updated 1/21/2011 4:03:39 PM ET 2011-01-21T21:03:39

Ariz. Gov. Jan Brewer signed an emergency bill Friday allowing the cash-short state to seek a federal waiver to temporarily remove nearly 300,000 people from its Medicaid rolls in the first such request by a state.

If granted by the administration of President Barack Obama, the waiver would let the state scale back coverage to near that of most other states and save $541.5 million, making it the single biggest element in Brewer's plan to eliminate a projected $1.1 billion shortfall in the next state budget.

Image: Jan Brewer
Chris Carlson  /  AP file
Arizona Gov. Jan Brewer

Brewer said Medicaid's explosive growth is unsustainable and threatens to consume the core functions of state government.

The Arizona House and Senate approved the authorization requested by Brewer on Thursday amid questions about whether the waiver request would be approved by the Obama administration, and if the legislation would survive an anticipated court challenge.

  1. Don't miss these Health stories
    1. Splash News
      More women opting for preventive mastectomy - but should they be?

      Rates of women who are opting for preventive mastectomies, such as Angeline Jolie, have increased by an estimated 50 percent in recent years, experts say. But many doctors are puzzled because the operation doesn't carry a 100 percent guarantee, it's major surgery -- and women have other options, from a once-a-day pill to careful monitoring.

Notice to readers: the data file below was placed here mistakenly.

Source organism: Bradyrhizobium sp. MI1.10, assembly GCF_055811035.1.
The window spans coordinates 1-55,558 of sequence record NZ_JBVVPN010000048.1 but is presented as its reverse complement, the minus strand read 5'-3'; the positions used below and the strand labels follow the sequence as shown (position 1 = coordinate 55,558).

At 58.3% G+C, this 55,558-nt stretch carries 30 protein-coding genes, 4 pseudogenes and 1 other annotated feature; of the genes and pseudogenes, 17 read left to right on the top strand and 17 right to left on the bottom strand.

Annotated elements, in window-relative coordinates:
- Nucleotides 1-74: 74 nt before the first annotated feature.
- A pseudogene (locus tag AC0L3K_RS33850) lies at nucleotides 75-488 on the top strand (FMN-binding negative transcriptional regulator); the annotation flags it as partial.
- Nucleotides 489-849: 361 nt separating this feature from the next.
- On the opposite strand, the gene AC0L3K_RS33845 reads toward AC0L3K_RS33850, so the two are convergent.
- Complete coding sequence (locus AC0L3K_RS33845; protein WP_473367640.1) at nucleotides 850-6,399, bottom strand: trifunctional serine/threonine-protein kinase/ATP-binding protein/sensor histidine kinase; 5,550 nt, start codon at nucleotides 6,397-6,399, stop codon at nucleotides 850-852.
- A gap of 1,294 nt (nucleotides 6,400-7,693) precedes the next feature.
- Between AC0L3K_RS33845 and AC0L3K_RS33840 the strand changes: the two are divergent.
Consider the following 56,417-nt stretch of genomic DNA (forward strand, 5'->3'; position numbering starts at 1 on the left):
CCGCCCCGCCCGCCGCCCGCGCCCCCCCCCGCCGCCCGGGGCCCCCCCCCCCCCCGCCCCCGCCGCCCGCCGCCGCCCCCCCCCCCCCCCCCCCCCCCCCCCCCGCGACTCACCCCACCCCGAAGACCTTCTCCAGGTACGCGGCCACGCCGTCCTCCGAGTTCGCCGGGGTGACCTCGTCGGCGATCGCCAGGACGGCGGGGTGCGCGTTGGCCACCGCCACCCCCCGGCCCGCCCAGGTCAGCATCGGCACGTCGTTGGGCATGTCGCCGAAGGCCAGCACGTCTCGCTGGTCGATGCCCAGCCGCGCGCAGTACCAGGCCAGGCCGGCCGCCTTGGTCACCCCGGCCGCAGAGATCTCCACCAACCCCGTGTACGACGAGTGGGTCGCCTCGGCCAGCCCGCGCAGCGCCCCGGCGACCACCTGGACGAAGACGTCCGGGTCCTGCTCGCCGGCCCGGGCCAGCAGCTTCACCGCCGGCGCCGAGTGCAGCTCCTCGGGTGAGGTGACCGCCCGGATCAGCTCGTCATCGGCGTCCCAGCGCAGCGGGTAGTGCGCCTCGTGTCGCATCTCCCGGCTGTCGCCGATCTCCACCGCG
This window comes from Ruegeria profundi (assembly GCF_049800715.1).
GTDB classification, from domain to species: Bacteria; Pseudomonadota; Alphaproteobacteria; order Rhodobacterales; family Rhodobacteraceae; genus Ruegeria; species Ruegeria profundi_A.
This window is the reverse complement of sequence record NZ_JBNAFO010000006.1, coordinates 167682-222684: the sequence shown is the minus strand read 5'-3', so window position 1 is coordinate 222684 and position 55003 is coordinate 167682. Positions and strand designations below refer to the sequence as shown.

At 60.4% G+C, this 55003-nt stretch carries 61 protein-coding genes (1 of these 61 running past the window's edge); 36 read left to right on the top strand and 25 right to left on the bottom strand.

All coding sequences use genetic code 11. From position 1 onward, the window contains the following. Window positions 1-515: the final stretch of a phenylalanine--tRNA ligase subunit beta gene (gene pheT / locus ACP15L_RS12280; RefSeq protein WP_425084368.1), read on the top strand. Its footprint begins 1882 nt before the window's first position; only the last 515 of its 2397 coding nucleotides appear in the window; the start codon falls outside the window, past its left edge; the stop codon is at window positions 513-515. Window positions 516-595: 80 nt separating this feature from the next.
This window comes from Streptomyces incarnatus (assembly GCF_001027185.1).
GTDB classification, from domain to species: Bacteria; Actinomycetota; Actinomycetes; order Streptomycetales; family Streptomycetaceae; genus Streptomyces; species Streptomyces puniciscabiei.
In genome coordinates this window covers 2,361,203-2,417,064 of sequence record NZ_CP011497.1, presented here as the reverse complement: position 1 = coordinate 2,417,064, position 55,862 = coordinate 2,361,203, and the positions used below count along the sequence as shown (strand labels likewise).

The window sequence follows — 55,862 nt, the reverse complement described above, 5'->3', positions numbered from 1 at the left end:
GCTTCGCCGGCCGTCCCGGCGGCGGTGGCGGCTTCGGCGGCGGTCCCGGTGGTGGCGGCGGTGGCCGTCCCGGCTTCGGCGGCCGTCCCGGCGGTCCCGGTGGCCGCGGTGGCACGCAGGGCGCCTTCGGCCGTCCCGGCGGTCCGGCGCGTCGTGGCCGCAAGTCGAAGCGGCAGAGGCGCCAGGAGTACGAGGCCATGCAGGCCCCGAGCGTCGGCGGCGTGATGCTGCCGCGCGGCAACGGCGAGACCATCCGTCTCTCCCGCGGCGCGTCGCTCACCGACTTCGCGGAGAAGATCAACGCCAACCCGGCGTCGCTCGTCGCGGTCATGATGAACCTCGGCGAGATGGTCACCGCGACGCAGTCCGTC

2. Larry Page's damaged vocal cords: Treatment comes with trade-offs
    3. Report questioning salt guidelines riles heart experts
    4. CDC: 2012 was deadliest year for West Nile in US
    5. What stresses moms most? Themselves, survey says

The waiver issue could set the stage for yet another health care battle between the federal government and states.

Arizona is already among states participating in a legal challenge to the federal health care overhaul. Several Republican legislators said the waiver would allow the state to chart its own course on health care and budgeting.

Arizona, which has seen its revenue drop by a third due to the recession and the collapse of the homebuilding industry, also reduced Medicaid coverage for transplants on Oct. 1.

Two people who were eligible for transplants before coverage ended for some procedures have since died, with hospital officials attributing one to the coverage change.

Copyright 2011 The Associated Press. All rights reserved. This material may not be published, broadcast, rewritten or redistributed.


Discussion comments


Most active discussions

  1. votes comments
  2. votes comments
  3. votes comments
  4. votes comments